Plantation owner Sampson Sanders died on June 21, 1849, at age 62, and was buried near Milton. At the time, Sanders, who is sometimes referred to as Saunders, was the largest landholder in Cabell County.
He owned large tracts on the Guyandotte and Mud rivers east of Barboursville and operated the largest flour mill in Cabell County. Saunders Creek, a Mud River tributary, is named for his family.
Sanders also owned at least 51 slaves, including men, women, and children, making him one of the largest slaveholders in Western Virginia and among the top three percent of slaveholders in the South before the Civil War. Upon his death, Sanders freed all his slaves, regardless of their ages.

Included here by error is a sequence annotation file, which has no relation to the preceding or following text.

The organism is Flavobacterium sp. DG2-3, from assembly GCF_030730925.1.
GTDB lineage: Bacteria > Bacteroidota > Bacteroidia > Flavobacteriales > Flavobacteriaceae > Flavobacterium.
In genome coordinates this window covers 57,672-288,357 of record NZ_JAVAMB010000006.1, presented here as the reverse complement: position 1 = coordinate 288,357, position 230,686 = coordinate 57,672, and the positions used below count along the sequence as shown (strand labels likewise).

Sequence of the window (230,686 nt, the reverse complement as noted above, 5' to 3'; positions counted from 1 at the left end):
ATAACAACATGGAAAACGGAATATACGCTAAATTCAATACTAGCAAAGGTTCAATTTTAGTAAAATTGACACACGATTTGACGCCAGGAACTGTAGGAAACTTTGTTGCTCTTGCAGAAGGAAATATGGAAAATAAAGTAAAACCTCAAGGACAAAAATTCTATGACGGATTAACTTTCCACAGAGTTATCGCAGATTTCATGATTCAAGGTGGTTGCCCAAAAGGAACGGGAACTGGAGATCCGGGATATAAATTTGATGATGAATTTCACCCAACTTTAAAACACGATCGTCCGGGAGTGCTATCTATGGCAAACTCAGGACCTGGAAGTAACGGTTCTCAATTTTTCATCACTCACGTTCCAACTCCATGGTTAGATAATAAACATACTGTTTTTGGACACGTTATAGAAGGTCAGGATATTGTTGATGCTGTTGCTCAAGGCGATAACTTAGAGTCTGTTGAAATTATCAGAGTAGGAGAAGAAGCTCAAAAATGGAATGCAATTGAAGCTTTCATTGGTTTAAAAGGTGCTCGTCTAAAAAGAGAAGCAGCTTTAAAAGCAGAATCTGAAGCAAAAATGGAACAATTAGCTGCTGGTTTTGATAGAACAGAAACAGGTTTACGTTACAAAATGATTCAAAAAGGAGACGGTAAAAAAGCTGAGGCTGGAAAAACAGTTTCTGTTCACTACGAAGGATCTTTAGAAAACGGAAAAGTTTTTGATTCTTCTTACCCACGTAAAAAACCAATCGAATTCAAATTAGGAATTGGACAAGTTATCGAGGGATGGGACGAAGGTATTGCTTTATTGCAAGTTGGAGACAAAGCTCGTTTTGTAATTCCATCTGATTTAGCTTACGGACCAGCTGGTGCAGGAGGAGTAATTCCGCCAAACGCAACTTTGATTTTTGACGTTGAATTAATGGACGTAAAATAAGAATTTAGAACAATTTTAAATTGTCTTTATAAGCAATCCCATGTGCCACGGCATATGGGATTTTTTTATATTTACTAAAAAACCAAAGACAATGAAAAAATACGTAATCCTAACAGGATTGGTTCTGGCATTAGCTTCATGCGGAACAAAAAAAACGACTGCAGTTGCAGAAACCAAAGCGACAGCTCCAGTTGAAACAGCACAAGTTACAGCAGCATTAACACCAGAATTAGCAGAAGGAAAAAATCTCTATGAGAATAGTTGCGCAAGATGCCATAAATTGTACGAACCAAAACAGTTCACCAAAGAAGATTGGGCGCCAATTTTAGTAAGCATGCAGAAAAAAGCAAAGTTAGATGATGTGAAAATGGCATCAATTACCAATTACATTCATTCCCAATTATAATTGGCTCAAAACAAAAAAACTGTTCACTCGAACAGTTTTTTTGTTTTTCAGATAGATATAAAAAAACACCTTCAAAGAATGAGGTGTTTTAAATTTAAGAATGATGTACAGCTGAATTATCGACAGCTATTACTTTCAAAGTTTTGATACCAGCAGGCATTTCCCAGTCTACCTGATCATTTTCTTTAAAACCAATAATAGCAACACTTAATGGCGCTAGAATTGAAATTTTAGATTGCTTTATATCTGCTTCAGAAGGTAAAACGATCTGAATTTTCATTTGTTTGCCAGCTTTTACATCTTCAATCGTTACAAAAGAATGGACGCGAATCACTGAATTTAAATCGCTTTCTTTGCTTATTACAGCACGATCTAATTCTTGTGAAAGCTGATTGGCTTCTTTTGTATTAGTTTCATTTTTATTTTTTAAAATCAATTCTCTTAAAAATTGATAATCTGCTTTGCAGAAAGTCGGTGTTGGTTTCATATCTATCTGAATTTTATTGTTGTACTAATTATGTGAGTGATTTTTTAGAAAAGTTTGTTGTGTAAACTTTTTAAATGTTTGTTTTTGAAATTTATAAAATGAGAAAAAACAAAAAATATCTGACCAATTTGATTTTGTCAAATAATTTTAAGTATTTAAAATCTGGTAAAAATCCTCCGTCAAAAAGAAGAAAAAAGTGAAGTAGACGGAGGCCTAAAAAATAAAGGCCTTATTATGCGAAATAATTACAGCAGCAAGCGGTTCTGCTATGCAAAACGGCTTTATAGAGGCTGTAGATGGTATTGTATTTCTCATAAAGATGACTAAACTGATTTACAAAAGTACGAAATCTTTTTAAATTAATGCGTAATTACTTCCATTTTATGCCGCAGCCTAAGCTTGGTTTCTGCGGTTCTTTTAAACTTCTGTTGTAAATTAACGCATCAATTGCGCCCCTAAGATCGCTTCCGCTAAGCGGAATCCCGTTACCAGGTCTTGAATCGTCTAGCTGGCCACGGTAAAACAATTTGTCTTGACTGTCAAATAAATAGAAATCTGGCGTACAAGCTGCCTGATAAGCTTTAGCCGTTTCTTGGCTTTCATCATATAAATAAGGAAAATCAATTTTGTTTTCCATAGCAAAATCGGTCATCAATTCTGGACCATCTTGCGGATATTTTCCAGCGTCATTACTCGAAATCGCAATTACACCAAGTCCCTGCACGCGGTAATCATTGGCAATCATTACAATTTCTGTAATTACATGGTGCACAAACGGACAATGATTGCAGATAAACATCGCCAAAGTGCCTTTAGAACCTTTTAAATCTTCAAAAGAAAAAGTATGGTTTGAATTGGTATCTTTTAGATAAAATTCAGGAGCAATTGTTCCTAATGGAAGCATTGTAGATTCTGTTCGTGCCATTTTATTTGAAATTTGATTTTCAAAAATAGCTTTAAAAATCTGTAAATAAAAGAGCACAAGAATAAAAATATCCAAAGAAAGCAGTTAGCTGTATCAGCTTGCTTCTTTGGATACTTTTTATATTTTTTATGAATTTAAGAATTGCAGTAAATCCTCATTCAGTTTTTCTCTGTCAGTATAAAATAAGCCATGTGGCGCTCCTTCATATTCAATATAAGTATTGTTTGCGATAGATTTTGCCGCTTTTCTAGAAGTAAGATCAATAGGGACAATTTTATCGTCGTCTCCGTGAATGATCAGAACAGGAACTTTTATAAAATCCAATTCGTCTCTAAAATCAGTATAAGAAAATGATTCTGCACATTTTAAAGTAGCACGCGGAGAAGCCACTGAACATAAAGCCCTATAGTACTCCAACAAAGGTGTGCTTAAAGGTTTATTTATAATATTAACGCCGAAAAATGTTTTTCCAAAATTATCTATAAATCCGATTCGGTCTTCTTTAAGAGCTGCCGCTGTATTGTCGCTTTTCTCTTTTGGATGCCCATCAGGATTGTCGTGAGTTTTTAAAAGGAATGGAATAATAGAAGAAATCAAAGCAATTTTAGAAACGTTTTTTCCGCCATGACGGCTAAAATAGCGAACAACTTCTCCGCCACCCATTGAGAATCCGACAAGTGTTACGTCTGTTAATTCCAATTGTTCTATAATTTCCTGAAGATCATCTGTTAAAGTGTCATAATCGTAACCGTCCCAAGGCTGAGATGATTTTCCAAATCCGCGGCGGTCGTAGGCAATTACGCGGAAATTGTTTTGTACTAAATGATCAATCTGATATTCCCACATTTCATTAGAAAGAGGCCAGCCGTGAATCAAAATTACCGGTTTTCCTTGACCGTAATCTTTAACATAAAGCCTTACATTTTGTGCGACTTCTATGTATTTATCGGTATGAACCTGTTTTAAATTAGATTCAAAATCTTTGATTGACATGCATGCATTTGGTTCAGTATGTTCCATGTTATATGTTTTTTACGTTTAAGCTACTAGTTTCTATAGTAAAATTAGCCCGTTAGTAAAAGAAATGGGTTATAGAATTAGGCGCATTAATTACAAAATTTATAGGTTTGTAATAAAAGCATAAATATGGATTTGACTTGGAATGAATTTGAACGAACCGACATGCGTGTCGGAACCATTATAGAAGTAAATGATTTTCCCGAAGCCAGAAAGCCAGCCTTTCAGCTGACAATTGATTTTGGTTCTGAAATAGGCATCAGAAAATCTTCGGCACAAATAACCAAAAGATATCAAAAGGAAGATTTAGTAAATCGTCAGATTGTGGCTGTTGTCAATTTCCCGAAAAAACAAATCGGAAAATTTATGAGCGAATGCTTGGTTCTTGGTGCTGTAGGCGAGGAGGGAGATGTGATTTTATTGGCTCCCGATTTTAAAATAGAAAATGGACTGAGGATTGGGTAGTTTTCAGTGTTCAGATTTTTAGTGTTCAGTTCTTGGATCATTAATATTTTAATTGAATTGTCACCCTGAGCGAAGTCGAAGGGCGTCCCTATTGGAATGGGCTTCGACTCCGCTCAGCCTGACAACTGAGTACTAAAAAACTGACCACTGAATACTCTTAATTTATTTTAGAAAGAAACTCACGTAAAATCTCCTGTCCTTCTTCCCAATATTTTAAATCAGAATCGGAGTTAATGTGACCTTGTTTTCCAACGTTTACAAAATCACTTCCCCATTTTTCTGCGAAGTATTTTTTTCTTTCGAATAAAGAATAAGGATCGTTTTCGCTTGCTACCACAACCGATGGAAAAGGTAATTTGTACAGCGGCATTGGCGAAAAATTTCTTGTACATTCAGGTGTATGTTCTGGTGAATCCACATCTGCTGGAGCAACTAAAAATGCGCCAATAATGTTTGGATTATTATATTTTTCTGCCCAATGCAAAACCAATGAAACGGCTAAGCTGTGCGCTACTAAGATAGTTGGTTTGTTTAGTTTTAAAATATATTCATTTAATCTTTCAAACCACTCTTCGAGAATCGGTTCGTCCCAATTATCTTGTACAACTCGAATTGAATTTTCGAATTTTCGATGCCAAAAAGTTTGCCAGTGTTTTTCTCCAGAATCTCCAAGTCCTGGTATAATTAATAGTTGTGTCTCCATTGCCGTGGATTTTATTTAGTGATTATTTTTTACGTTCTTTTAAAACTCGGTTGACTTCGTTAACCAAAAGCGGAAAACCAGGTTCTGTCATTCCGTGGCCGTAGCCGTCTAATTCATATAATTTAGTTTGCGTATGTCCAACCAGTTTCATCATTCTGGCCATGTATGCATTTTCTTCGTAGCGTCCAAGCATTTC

Based on his will, the slaves were given cash, equipment, and legal assistance to start their new lives. The former slaves maintained the Sanders surname, migrated northward as a group, and settled in Cass County, Michigan.
Many of their descendants still live there today.
The story of Sampson Sanders’s slaves is one of the leading examples of manumission—or the freeing of slaves—in present West Virginia.